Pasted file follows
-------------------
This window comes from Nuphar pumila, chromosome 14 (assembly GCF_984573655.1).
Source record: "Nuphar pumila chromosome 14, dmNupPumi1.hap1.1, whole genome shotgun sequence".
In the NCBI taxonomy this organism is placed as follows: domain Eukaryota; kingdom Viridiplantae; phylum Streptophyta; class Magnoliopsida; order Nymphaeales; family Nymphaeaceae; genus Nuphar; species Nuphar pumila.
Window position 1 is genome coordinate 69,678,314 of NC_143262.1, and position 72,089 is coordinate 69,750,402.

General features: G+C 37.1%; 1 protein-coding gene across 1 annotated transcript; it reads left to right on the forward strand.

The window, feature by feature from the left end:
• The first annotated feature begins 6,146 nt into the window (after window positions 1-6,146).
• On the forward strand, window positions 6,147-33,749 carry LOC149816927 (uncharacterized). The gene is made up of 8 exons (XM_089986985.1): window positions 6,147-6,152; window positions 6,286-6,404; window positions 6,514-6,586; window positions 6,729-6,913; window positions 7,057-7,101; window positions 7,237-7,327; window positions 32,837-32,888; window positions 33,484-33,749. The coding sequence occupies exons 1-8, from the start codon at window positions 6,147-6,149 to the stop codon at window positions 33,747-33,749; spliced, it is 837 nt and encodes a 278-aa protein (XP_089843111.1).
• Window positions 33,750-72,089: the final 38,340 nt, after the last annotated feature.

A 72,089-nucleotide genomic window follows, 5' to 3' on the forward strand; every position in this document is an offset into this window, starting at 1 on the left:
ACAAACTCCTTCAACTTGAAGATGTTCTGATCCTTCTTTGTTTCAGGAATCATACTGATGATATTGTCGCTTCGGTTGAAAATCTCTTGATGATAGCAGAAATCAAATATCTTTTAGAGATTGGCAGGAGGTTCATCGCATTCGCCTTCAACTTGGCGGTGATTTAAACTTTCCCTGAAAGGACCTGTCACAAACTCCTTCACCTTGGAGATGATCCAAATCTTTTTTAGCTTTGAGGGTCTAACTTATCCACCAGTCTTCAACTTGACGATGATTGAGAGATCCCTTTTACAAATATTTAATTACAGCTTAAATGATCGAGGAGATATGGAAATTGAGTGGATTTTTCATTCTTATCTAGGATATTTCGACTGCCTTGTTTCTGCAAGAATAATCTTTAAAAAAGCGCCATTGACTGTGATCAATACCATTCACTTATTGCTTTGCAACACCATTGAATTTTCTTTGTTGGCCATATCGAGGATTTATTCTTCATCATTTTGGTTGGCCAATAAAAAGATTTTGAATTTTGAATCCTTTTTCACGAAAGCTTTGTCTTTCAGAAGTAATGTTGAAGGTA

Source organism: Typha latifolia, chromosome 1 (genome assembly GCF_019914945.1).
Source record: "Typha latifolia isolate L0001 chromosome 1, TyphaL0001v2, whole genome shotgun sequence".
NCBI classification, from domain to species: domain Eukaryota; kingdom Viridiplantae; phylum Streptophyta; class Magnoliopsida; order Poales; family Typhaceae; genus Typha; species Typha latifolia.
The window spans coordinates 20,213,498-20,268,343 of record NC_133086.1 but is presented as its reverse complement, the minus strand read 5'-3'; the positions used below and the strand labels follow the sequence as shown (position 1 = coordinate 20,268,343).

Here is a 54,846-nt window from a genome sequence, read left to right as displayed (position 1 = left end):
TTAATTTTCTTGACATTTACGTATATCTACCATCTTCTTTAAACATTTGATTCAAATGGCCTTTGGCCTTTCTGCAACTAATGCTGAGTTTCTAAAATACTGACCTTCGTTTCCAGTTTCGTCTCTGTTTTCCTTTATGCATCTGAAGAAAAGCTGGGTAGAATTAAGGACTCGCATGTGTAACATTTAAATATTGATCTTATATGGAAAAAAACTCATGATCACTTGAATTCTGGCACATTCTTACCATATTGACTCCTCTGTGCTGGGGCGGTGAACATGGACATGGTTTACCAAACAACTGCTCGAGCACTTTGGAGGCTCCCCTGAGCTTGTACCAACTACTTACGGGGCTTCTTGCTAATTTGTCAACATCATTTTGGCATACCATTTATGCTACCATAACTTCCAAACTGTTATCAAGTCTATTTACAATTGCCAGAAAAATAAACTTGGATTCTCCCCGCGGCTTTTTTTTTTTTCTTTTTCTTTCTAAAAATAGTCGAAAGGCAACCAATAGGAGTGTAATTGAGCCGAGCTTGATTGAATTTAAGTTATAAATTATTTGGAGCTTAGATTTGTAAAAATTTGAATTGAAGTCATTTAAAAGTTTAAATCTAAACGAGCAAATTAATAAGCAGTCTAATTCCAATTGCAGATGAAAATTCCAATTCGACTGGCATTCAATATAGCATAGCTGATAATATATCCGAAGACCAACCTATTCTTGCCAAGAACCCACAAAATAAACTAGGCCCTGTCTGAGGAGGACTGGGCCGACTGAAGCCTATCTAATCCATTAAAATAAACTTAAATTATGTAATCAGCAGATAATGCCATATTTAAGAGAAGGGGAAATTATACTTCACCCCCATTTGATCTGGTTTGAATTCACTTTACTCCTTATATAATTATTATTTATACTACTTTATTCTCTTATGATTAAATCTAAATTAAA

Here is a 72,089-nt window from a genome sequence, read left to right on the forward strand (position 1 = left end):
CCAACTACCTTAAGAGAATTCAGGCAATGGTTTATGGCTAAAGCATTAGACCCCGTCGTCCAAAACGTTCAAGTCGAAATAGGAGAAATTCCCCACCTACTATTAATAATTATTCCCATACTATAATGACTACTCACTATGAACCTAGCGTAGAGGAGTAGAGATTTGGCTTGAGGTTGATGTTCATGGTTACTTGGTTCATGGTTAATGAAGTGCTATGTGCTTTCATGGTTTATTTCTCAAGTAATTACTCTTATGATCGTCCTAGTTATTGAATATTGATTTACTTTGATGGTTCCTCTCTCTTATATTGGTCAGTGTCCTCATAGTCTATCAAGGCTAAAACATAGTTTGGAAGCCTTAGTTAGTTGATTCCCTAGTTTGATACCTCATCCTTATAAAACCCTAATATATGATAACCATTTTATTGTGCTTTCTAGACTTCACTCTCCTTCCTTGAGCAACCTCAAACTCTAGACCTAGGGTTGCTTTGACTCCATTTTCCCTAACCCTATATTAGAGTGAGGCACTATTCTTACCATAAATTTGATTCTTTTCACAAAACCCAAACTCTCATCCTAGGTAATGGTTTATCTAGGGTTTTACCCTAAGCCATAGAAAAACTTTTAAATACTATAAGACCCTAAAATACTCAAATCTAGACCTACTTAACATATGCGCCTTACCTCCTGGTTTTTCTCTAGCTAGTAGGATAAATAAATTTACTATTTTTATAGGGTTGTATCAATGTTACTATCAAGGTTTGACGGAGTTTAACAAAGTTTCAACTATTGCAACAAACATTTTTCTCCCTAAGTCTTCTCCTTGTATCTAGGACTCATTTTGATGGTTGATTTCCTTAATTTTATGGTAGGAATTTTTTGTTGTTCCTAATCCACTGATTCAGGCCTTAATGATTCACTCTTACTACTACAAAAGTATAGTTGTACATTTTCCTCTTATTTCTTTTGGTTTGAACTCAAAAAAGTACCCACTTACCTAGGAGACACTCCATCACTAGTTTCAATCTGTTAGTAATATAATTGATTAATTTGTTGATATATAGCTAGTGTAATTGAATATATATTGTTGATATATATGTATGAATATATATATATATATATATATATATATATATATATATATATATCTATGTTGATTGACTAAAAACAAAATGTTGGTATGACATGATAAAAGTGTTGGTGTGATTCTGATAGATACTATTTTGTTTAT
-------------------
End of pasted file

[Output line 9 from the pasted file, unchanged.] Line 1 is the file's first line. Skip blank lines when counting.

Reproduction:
• Window positions 33,750-72,089: the final 38,340 nt, after the last annotated feature.